Modern Day Feuds over the Future of Roe
Roe v. Wade became a political lightning rod during President Reagan’s nomination of Judge Robert Bork to the Supreme Court and continues to be a major area of disagreement. Roe is specifically important in that it implicates two key components of the progressive political agenda, a woman’s access to abortion and civil liberties more generally. Abortion is a polarizing issue given that religious Americans tend to view the procedure as conflicting with their faith, while abortion advocates view the procedure as providing access to medical care. Rulings for these groups range from either an outright ban of the procedure or unimpeded access, both of which are highly unlikely to come to fruition in a democratic society of over 330 million diverse Americans.
The Court in Roe opined that “restrictive criminal abortion laws in effect in a majority of States today are of relatively recent vintage…they derive from statutory changes effected, for the most part, in the latter half of the 19th century.” Legal scholar John Hart Ely sums up the argument against Roe quite well: “What is frightening about Roe is that this super-protected right is not inferable from the language of the Constitution, the framers’ thinking respecting the specific problem in issue, any general value derivable from the provisions they included, or the nation’s governmental structure…[it] is bad because it is bad constitutional law, or rather because it is not constitutional law and gives almost no sense of an obligation to try to be.” These two conflicting visions continue to haunt us to this day because it exposes a larger problem, namely our expectations of our institutions.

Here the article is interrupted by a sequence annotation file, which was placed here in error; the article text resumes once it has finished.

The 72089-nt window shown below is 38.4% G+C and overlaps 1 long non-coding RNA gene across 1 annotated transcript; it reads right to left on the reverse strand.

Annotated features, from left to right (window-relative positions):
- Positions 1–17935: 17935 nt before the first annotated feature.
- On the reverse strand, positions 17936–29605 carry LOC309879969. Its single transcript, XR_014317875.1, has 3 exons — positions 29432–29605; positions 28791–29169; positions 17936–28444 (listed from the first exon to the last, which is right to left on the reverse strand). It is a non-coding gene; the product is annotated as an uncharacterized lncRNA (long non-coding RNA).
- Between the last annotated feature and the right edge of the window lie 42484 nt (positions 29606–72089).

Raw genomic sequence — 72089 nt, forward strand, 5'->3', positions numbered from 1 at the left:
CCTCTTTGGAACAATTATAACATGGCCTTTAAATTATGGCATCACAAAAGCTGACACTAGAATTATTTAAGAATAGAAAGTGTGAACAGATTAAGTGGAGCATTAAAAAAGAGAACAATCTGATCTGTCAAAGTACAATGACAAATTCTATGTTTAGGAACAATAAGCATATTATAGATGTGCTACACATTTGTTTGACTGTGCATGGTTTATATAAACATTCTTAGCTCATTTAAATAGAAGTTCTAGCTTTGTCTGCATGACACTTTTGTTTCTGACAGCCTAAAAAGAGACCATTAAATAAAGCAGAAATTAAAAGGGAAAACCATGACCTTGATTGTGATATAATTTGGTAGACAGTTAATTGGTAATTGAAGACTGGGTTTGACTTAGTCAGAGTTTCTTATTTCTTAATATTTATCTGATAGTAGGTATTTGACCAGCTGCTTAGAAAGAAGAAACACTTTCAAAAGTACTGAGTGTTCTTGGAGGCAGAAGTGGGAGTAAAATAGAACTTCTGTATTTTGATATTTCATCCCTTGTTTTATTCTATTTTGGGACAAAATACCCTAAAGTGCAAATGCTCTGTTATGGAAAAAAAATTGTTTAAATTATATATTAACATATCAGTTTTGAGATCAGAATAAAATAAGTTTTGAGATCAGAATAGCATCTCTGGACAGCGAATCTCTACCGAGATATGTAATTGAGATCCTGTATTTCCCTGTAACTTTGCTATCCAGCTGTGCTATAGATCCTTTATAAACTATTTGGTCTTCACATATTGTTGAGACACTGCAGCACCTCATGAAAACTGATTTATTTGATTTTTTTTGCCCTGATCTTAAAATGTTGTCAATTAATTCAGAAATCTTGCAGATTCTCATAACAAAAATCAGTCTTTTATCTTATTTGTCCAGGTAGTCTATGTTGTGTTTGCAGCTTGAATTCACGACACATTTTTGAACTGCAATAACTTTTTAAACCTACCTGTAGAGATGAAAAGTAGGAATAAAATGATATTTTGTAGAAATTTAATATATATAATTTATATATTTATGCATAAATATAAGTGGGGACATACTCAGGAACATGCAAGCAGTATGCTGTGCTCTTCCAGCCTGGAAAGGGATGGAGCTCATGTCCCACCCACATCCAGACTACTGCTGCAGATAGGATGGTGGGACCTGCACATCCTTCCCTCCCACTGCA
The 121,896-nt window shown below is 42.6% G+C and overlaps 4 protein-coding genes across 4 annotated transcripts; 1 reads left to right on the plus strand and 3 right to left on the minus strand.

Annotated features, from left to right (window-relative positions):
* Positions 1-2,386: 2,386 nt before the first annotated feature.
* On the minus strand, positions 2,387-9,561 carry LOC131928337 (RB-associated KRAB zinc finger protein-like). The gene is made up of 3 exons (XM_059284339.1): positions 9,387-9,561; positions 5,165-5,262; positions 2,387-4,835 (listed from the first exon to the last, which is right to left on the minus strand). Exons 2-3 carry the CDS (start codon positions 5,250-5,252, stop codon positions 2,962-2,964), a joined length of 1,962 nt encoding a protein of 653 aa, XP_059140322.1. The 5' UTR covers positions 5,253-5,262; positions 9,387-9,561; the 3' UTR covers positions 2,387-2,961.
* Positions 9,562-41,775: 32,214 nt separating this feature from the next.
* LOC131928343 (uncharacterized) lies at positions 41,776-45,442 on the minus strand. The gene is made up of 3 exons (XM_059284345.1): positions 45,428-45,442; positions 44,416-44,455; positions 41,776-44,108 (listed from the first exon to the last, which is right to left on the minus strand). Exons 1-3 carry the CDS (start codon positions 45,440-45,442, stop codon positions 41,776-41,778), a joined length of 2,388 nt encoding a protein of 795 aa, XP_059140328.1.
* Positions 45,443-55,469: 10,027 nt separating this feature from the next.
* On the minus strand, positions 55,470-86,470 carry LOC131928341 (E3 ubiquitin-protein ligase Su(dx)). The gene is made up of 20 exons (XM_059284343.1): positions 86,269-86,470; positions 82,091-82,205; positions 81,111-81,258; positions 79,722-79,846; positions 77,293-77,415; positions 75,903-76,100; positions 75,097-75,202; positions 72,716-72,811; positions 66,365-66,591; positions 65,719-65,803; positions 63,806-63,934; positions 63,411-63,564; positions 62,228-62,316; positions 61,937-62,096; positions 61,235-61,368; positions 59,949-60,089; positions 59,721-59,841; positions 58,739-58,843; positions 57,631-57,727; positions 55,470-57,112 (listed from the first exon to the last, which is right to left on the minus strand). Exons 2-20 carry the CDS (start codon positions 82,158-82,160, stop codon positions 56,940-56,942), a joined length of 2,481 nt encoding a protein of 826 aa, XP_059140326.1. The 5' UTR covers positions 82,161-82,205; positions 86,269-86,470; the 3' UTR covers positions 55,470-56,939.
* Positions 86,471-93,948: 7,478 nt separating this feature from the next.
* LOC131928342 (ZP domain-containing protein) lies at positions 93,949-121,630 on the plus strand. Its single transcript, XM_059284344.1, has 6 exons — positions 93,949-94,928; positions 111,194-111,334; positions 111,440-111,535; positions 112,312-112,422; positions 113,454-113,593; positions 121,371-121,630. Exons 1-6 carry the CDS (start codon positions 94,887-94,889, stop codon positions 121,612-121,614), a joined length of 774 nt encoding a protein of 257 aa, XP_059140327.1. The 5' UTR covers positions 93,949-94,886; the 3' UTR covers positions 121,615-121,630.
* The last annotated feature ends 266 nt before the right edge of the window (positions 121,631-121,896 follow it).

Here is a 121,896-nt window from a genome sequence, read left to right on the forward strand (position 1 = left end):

Current Day View of the Court